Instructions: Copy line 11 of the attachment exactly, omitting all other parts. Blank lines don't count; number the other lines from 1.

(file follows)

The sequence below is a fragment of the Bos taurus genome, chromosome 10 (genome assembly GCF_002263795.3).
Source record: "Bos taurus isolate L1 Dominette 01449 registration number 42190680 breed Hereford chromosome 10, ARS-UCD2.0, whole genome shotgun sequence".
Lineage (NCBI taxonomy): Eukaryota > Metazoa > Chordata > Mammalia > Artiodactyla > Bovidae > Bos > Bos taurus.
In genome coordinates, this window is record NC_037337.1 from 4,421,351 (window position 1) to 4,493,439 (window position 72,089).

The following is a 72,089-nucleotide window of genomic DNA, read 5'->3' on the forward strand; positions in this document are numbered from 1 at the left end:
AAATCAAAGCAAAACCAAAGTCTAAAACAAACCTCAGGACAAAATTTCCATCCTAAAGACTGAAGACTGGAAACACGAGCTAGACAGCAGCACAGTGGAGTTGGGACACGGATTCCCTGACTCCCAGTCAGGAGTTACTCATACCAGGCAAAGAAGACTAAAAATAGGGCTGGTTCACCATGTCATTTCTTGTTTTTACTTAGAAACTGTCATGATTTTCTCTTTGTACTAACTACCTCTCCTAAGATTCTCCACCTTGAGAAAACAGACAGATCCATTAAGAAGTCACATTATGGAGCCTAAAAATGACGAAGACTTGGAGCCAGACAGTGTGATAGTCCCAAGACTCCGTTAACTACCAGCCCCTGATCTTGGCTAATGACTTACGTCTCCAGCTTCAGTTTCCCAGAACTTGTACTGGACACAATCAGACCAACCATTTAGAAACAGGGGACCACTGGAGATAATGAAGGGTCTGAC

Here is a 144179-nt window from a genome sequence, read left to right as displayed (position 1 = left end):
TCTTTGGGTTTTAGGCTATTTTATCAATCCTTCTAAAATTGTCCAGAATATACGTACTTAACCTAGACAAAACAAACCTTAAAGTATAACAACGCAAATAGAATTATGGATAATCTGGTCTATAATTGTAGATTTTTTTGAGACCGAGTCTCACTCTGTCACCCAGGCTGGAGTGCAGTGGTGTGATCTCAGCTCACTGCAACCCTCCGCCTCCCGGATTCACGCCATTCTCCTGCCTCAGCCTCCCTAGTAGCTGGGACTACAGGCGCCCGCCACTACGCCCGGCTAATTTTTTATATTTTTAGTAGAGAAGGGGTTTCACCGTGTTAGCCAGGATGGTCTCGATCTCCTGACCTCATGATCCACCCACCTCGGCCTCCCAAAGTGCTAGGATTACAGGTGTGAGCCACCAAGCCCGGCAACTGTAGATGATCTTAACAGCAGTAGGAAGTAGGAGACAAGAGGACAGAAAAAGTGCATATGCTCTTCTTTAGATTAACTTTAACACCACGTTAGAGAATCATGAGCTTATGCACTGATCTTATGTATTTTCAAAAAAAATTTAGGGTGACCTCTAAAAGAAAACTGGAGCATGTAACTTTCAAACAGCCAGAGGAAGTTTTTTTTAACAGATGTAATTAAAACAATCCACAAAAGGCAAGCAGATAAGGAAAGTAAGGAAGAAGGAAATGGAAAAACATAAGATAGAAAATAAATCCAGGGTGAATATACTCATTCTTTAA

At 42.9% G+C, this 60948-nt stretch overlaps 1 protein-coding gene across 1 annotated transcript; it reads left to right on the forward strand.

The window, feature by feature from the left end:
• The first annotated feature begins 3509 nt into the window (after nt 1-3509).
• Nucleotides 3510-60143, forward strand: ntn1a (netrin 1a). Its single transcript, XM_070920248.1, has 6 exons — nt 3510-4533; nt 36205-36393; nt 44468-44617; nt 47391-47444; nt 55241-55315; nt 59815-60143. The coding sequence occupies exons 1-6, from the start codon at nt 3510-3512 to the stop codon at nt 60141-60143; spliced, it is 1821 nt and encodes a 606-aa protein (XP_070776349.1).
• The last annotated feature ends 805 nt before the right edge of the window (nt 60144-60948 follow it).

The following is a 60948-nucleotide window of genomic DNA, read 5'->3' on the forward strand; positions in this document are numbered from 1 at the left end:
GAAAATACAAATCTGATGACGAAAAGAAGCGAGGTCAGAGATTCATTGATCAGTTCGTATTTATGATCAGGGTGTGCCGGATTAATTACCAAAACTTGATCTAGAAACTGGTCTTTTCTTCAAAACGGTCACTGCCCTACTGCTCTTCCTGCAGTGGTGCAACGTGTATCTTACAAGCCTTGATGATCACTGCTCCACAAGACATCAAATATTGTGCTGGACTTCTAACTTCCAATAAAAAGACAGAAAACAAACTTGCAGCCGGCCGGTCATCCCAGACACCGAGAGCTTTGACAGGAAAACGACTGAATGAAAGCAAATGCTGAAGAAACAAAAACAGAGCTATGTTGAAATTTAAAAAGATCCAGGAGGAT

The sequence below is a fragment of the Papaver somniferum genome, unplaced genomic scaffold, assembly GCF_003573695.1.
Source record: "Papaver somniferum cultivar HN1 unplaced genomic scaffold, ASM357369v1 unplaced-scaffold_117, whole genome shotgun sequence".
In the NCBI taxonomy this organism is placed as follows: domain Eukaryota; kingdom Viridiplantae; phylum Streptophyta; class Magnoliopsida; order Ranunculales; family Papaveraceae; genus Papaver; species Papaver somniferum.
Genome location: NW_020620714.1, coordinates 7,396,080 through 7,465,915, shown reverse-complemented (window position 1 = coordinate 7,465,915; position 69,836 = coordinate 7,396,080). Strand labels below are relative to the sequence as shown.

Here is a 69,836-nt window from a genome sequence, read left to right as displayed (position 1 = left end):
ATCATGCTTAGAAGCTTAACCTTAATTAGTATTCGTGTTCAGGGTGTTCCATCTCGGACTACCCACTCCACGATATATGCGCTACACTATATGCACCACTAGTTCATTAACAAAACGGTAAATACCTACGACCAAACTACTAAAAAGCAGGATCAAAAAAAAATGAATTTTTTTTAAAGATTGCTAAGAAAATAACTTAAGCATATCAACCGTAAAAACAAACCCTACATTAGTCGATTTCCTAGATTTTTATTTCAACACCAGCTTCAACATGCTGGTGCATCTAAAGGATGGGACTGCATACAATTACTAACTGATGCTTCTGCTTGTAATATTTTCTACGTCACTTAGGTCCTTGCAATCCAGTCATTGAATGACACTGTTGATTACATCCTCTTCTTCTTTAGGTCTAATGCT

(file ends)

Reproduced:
• The first annotated feature begins 3509 nt into the window (after nt 1-3509).